16-year-old Helena Muffly wrote exactly 100 years ago today:
Her middle-aged granddaughter’s comments 100 years later:
On days when Grandma wrote little, I often wish that she’d somehow known that someone would be reading the diary a hundred years later who wanted to know more about the mundane, routine aspects of her life—like what did her family eat for supper on a rainy evening in October?
Since she didn’t tell us what they ate, I’ll take a guess–
When I was growing up we often ate fried winter squash during the fall and winter. My sense is that this is a very traditional Pennsylvania food that Grandma would have eaten when she was young:
Fried Winter Squash
3/4 pound winter squash (butternut, hubbard, etc.), peeled and thinly sliced (approximate)
Lard or other shortening
salt and pepper
Melt shortening in skillet. It should be about 1/4 inch deep. Put 1 layer of squash in pan. Cook for about 5 minutes; turn squash with a fork. Cook another 5 – 8 minutes; or until squash is tender. Remove squash from pan and drain on paper towels. Put on serving plate. Sprinkle with salt and pepper; serve immediately.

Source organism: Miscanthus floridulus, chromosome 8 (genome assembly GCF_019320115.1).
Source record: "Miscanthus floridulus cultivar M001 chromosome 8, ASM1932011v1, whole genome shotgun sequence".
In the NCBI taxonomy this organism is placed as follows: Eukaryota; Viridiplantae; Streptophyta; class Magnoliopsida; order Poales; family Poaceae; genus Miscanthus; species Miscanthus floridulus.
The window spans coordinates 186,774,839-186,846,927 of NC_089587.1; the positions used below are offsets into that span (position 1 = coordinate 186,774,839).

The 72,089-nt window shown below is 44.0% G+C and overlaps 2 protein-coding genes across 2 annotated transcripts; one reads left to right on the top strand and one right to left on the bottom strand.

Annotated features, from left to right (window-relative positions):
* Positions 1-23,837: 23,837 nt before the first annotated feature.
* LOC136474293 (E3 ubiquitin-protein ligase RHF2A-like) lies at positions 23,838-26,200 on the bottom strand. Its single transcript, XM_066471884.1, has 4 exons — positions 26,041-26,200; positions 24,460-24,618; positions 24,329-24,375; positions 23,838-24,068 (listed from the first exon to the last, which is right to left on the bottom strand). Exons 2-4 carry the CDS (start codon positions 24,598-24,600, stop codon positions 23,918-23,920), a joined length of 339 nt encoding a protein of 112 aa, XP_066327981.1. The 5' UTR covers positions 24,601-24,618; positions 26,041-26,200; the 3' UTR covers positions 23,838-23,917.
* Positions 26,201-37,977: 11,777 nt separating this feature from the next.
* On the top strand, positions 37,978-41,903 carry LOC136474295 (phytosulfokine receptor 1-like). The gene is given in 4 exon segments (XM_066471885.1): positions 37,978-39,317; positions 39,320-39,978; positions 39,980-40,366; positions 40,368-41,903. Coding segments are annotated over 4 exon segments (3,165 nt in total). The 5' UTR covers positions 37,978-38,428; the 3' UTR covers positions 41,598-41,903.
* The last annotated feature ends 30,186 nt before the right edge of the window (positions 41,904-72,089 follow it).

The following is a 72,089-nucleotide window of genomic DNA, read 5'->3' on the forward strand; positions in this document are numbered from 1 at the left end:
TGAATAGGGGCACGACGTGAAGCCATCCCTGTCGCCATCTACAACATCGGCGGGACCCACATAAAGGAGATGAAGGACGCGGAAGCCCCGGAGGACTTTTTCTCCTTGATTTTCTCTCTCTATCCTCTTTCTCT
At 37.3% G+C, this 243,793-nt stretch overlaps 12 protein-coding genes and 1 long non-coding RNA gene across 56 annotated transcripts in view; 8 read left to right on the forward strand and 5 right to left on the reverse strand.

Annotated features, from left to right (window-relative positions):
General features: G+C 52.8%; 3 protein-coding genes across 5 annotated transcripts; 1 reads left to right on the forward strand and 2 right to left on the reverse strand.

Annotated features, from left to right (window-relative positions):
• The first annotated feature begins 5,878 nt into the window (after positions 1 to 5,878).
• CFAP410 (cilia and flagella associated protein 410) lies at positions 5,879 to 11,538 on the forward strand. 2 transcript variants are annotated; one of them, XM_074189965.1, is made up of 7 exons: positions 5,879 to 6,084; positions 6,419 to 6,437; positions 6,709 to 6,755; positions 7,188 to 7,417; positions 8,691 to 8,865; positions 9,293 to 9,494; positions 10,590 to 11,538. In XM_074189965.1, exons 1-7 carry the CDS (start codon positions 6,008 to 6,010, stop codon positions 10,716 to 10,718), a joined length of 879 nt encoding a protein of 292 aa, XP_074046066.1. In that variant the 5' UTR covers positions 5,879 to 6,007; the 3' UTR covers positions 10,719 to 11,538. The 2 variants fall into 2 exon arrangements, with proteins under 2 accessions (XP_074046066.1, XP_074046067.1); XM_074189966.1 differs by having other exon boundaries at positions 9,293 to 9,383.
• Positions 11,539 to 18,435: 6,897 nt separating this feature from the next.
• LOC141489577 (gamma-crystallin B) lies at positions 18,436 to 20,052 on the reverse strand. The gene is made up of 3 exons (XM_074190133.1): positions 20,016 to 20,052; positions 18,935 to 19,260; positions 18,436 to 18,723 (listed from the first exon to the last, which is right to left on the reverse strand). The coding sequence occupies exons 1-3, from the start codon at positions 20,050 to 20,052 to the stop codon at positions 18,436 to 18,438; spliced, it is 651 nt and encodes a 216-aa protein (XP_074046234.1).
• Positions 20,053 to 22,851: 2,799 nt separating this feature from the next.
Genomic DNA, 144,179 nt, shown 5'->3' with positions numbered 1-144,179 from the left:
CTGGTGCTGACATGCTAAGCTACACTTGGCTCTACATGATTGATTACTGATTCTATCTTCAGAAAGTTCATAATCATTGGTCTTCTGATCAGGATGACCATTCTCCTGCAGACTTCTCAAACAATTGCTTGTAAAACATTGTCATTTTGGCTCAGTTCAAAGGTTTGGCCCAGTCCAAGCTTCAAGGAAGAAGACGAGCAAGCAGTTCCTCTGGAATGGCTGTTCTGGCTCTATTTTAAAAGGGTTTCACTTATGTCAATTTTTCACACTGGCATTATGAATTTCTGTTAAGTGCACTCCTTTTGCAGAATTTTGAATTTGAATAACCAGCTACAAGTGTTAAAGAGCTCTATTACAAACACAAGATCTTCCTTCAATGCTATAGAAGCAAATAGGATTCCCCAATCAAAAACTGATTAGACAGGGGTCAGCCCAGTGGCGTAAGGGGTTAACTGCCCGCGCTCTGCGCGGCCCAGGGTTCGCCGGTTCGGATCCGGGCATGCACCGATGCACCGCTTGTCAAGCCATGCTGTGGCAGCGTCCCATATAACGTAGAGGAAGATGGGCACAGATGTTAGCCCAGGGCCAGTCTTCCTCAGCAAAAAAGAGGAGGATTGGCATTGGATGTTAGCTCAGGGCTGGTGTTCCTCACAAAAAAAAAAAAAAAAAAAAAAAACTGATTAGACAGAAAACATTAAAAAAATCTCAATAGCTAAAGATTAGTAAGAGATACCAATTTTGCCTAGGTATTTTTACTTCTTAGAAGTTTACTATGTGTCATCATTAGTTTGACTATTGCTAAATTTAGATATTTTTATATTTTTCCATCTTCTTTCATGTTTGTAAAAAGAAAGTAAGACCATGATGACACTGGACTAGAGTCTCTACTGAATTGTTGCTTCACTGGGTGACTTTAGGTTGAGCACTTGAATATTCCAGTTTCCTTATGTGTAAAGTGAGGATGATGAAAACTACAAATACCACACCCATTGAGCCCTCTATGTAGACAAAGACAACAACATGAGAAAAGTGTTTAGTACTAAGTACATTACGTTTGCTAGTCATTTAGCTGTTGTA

Yield: 2 servings
My husband and I really enjoy this recipe. It is very simple—and it really brings out the wonderful taste of the squash. The amounts are very flexible for this recipe. I usually slice enough squash to cover the bottom of the skillet.
In Grandma’s day they would have fried the squash in lard, but shortening works just fine.
I use butternut squash when I make this recipe—but butternut squash (somewhat surprisingly to me, since it’s so ubiquitous today) was not widely available until the 1940s. A hundred years ago, they probably used hubbard squash, Long Island cheese squash (this is a white squash that looks sort of like a pumpkin), or other traditional variety.